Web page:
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Transcript: Secretary Buttigieg Remarks in Phoenix, AZ

Thursday, July 15, 2021

Thanks everyone for joining us. I’m so excited and delighted to be back in Phoenix. I was just sharing my experience of fourteen years ago when—as a young campaign staffer, clutching a Map Quest document—I turned up at the corner of Central and Thomas, where I was supposed to work, and kept double-checking my map, wondering if I was at the right spot. 

Coming back to downtown Phoenix, it’s literally unrecognizable in many respects, with all of the growth and all of the transformation that's happened here.  

So much of that has been the result of wise public investment and leadership from some of the people I'm joining now.  

So it's so exciting to come full circle: To be with fellow mayors like Representative Stanton—once a mayor, always a mayor—who was, of course, part of that vision; my long-time friend, Mayor Kate Gallego, who is continuing to do remarkable things here; Representative Gallego, who it's also great to be reunited with; and of course, Mayor Giles and Mayor Woods, who are really modeling both working across the aisle and working across municipal boundaries to actually get things done on a regional basis, which is indispensable to progress on infrastructure. 

I'm also thrilled be here with representatives from so many labor unions. We've got carpenters, we've got laborers, transit workers, operating engineers. The entire country owes these essential workers a debt of gratitude for everything that they've done to keep our country running. And we're also so excited about the job creation opportunity that's in front of us. 

Over 2000 years ago, this area was settled by the Hohokam peoples, who built over 130 miles of irrigation canals—which at the time, made this the largest body of irrigated land in the Americas. I loved learning about that because I think it's a reminder that infrastructure has always been elemental to the story of this region.  

And now, we are seeing infrastructure that makes life possible in this area on a whole new basis.  

We just came out of a very instructive briefing and a hands-on tour of the South Central Light Rail Extension Project, where, in the next few years, this area will see eight new stations helping to connect residents to jobs, to education, and to resources. That’s especially important when you consider that South Central Phoenix is home to more people of color and fewer households with cars than other parts of the city. 

It's a neighborhood where 20% of those in the community are living in poverty. But with access to good and clean and affordable transit, we know that we can change that. 

That's why this project is so important, and it's why we're delighted that earlier this year, our Federal Transit Administration committed half a billion dollars to help bring light rail service to the people of South Mountain Village.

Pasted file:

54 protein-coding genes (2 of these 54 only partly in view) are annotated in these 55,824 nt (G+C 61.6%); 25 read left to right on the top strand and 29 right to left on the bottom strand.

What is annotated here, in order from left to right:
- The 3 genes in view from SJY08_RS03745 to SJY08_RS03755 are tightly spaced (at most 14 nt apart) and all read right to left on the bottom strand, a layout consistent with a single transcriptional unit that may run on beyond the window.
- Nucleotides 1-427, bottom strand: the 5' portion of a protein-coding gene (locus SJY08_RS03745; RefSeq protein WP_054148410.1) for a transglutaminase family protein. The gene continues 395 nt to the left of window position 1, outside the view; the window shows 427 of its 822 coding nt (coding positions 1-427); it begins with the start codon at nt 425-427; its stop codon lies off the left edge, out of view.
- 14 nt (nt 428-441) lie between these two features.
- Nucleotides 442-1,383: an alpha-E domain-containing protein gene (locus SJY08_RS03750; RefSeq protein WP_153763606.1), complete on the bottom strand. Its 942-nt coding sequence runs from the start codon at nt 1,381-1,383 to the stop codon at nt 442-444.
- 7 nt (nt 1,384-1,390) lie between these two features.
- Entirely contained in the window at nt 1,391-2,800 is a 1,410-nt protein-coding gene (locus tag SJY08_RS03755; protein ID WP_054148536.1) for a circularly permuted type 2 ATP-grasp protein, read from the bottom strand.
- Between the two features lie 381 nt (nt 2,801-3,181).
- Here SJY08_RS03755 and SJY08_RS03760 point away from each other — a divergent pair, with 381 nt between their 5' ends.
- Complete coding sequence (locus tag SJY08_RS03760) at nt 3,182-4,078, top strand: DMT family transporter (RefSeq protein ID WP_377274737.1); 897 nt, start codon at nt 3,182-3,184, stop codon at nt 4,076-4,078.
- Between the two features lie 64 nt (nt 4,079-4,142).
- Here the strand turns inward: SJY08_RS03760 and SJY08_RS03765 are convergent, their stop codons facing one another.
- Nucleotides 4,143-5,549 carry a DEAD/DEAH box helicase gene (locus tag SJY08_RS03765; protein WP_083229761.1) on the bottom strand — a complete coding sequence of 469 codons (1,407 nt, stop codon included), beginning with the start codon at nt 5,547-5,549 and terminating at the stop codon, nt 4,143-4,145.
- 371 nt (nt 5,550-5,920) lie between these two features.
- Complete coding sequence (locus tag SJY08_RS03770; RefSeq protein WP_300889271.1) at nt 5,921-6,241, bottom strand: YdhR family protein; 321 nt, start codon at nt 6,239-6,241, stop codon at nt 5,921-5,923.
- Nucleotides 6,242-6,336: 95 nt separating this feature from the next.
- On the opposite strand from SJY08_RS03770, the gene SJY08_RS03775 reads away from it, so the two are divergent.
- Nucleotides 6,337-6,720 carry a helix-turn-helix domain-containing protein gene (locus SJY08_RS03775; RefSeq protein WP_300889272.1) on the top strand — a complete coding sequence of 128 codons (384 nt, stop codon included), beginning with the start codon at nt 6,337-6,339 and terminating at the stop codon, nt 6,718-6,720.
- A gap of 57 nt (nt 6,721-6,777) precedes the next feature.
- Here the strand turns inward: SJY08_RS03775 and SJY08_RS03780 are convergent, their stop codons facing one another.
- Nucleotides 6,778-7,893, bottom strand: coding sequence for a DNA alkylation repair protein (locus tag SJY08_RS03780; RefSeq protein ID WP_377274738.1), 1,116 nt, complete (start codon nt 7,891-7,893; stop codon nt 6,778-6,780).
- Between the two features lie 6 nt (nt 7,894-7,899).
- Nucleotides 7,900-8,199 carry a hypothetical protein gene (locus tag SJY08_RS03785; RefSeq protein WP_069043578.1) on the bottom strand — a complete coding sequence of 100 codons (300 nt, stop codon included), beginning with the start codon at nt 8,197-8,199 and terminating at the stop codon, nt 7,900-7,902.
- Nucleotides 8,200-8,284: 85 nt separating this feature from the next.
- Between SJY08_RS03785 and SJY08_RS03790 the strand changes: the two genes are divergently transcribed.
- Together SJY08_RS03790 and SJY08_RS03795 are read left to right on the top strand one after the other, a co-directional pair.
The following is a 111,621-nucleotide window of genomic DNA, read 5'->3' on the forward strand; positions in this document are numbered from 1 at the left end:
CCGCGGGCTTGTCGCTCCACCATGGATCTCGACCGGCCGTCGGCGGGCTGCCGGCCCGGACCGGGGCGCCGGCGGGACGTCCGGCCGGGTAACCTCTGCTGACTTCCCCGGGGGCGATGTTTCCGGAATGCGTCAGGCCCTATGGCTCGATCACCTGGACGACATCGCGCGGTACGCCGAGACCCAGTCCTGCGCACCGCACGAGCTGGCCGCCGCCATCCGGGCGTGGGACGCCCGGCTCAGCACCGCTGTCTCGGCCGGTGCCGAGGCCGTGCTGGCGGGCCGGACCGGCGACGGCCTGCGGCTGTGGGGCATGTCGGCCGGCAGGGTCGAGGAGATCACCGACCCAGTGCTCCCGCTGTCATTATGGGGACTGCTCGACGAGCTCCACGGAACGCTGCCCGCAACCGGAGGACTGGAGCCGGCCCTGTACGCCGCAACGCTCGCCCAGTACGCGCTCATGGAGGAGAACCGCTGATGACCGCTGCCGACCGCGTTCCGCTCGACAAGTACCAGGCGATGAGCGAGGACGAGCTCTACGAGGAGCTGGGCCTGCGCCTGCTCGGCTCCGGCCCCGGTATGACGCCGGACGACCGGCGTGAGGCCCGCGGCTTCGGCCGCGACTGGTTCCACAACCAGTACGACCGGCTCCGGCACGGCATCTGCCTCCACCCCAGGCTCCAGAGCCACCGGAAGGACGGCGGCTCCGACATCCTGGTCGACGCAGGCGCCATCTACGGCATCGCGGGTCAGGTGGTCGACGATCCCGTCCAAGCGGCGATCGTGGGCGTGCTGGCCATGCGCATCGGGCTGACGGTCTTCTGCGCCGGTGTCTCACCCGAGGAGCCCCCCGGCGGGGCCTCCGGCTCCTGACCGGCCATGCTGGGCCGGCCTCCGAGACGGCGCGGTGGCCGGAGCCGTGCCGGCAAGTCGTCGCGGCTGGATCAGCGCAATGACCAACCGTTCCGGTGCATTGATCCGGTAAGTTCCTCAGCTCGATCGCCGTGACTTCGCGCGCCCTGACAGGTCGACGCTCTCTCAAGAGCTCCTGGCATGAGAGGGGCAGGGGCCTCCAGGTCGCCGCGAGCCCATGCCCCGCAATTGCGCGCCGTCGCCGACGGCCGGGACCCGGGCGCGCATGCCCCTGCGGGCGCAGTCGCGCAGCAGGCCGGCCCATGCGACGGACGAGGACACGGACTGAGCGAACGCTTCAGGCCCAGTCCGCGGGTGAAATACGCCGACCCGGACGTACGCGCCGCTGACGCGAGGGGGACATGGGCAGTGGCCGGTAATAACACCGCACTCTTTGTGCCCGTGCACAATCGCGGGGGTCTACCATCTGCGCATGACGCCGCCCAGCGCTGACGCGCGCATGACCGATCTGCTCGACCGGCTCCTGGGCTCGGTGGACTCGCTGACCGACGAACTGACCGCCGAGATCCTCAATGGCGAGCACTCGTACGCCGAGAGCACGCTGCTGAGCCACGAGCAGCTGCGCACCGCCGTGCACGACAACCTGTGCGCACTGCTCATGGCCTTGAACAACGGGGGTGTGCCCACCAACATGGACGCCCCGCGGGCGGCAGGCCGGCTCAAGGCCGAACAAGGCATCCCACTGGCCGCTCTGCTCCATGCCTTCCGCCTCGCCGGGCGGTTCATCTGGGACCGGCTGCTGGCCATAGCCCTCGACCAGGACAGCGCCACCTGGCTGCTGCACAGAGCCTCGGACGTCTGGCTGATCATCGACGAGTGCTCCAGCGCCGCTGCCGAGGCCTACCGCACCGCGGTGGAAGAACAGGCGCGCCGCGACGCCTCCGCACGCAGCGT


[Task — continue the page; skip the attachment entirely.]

And we recently recommended another $158 million in funding through our Capital Investment Grant program to help finish this project and build phase two of the Northwest extension.  

Now, this is one example of the public transit needs—in this area and across the country—that we are so focused on, rightly, as an administration and as a country right now. 

Valley Metro received millions of dollars to keep things running through the American Rescue Plan, and other COVID relief funds. I want to thank Representative Stanton and Gallego for their support for that. This is so important—especially for the essential workers who, again, did not have a choice in keeping transit running.  

Now is the time we need a generational investment in infrastructure. And that investment is arriving in the form of the President's American Jobs Plan—the core of which is contained in the historic bipartisan deal that was just announced, 

It stands to create millions of good paying union jobs—most of which are available, by the way, to workers, whether they have a college degree or not. And it contains the largest investment in public transit in the history of our country, so that agencies like Valley Metro can make long overdue repairs and expand. 

It's also got the largest investment in passenger rail since Amtrak was created, the largest investment in roads and highways since the Eisenhower administration, clean energy transmission, lead pipes, a better grid, universal broadband, and so much else that we need in this country.  

And importantly, 40% of the benefits of climate and clean infrastructure investments contemplated here will go to underserved and overburdened communities—including neighborhoods like those around South Mountain. 

We're delighted to be here and help show how leadership can move us forward, opening economic opportunity.  

Later today I'll have the honor of meeting with representatives from the Inter-tribal Council of Arizona, to discuss how we can continue working together to improve infrastructure in Indian Country. 

Later on, we’ll be talking about safety and rural infrastructure—visiting the construction site for the upcoming Riggs Overpass for State Road 347 in Maricopa: a reminder of how much more we can be doing as a country to connect rural and tribal communities.  

As I close my opening remarks, I want to comment that it matters that the people of Phoenix and the people of this region made the decision to vote for and publicly support transportation. 

The decision to vote for the necessary revenue—recognizing that investments in transportation pay off—shows the kind of community awareness that we are hoping to back up with more federal dollars. 

The answers rarely come from Washington, but more of the resources should. 

And that's exactly what we have a chance to deliver with the bipartisan infrastructure framework and the President's build back better vision.  

So with that, I have the pleasure of turning it over now to Representative Gallego